Janice Easley’s fury over illegal immigration boiled over Saturday as she confronted Republican presidential hopeful Fred Thompson at the Music Man Square museum.
She said she recalled a film about Mexicans who wanted to take over California and New Mexico. Calling illegal immigrants a taxpayer burden, she wondered whether Americans could march in the streets of Mexico and demand welfare. When Iowans call up the power company, she said, “everything is in Spanish; it’s sickening.”
“You are so, so right,” Thompson responded. English should be the national language, he told the retiree, and immigrants bear some of the blame for the home-loan crisis. “A lot of them couldn’t communicate with the people they were getting the mortgage from,” he said.
So it went at the first -- and last -- stop of the day on Thompson’s Clear Conservative Choice bus tour. Thompson scratched the rest of the day’s events to avert any chance of snow delaying his return home to a Washington suburb for Christmas, taking a gamble that the shortened workday would not spark new questions about his energy quotient.
His effort to show toughness on illegal immigration -- a top issue for many Iowa Republicans -- was part of Thompson’s push to prove he is the purest conservative in the race. And for Thompson, Iowa now is everything.
The former Tennessee senator has skidded in state and national polls for months. Staff turmoil has kept his campaign off balance. Scathing reviews from pundits, late-night comics and conservative luminaries accelerated his slide. (“Fred Thompson: Lazy as charged,” read a column headline last week on Politico.com.) His plummet to asterisk status in New Hampshire has driven Thompson to abandon the marquee primary.
That state of affairs has made it hard for Thompson to raise money. One of his main Iowa rivals, former Massachusetts Gov. Mitt Romney, has vastly outspent him.
So Thompson set out last week from Dubuque on a low-budget two-week bus tour of Iowa in hopes of mounting a comeback in time for the Jan. 3 caucuses.
That, in turn, he hopes, will restore what was once his solid standing in South Carolina, another culturally conservative state where his Southern manner could play well -- as it has in Iowa with Republicans like Roger Everett, 54, administrator of the Community Christian School in Fort Dodge.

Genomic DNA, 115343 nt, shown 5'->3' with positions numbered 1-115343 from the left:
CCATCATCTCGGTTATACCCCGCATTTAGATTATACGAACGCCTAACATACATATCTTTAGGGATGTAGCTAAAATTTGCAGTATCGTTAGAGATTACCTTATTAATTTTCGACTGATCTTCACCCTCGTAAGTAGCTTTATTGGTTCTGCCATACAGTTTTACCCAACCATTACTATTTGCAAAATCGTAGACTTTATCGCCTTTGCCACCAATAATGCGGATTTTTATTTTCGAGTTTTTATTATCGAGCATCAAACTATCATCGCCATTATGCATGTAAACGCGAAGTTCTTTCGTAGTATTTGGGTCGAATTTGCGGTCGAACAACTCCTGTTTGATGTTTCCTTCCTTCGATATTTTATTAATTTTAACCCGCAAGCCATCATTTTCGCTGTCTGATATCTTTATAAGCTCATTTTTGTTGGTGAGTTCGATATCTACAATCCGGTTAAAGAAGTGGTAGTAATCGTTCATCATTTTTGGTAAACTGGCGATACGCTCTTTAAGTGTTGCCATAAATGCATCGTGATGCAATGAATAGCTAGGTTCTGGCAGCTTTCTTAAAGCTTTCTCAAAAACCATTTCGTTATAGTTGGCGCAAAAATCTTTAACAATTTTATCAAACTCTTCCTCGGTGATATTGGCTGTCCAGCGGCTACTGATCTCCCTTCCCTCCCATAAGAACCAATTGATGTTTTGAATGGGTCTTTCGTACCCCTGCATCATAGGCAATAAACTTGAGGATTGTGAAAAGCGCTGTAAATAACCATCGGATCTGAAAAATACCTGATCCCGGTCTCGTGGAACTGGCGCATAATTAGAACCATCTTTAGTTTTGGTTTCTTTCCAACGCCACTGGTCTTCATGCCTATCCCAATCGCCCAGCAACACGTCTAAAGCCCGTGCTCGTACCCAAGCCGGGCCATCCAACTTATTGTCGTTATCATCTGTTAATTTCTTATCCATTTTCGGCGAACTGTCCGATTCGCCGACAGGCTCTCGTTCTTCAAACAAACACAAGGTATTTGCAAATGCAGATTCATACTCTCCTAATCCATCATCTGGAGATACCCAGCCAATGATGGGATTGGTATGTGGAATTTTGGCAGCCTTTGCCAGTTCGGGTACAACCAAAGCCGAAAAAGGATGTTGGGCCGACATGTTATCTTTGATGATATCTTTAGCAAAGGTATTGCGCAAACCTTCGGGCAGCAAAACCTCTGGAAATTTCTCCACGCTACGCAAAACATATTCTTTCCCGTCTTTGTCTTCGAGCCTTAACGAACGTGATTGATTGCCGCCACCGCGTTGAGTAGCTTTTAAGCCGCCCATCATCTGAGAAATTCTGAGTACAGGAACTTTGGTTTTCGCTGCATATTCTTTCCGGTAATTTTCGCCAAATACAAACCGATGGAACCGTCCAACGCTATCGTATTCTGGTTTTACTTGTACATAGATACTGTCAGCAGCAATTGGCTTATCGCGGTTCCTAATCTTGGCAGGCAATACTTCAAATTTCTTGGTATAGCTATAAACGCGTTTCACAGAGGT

“He has a real folksy, down-home kind of feeling,” Everett said after watching Thompson speak Friday night a few blocks from the school.
With hostilities mounting between Romney and former Arkansas Gov. Mike Huckabee, Iowa’s Republican front-runner in polls, Thompson hopes each will tear the other down enough to clear the way for him to emerge as the conservative favorite.
In Mason City, he told the audience of several dozen that the 2008 election would come down to beating back attacks on conservative principles.
Those principles are “under assault from a left-wing, big-government, high-taxing, weak-on-national-defense Democratic Party that’s just salivating now to get back the reins of power so that they can take us down the road of a welfare state, where the government turns out to be not much more than an agency to transfer money from one group of folks to another,” he said.
The 65-year-old’s grandfatherly style, however, remains a challenge.
“I don’t think he’s got the fire,” said Republican Earlene Nordstrom, a retired dry cleaner from Fort Dodge who reported admiring Thompson but leaning toward Romney.
At the Music Man Square museum and community center -- where 76 trombones are displayed to commemorate hometown boy Meredith Willson’s Broadway musical -- Thompson’s speech slowed to a crawl after he warned that America was “one successful terrorist plot away from nuclear disaster.”
“I’ve had the opportunity to travel around the world, meet with foreign leaders, both friends and enemies, in places like China and Russia and Afghanistan,” he said. He named more places in a soft voice, his clip-on microphone broadcasting loud breaths as he paused after each one: “South America.” “Chile.” “Ecuador.” “Panama.” He finished by mentioning Russia a second time.
As for the frequent commentary on his vitality, Thompson addressed it unprompted in his Mason City speech. He recalled his first race for Senate in 1994, which he won: “Some of the commentators were saying about me then what they’re saying about me now: ‘He’s a little too laid-back,’ ‘We’re not sure he’s personally ambitious enough’ and things like that. Well, stay tuned, boys. Stay tuned.”
Des Moines Register columnist David Yepsen wrote last week that Thompson might exceed expectations in Iowa, noting his endorsement by U.S. Rep. Steve King (R-Iowa).
“It sends a powerful signal,” he wrote, “from one of Iowa’s most conservative leaders to others on the right around the state: We’ve now got a horse we can ride.”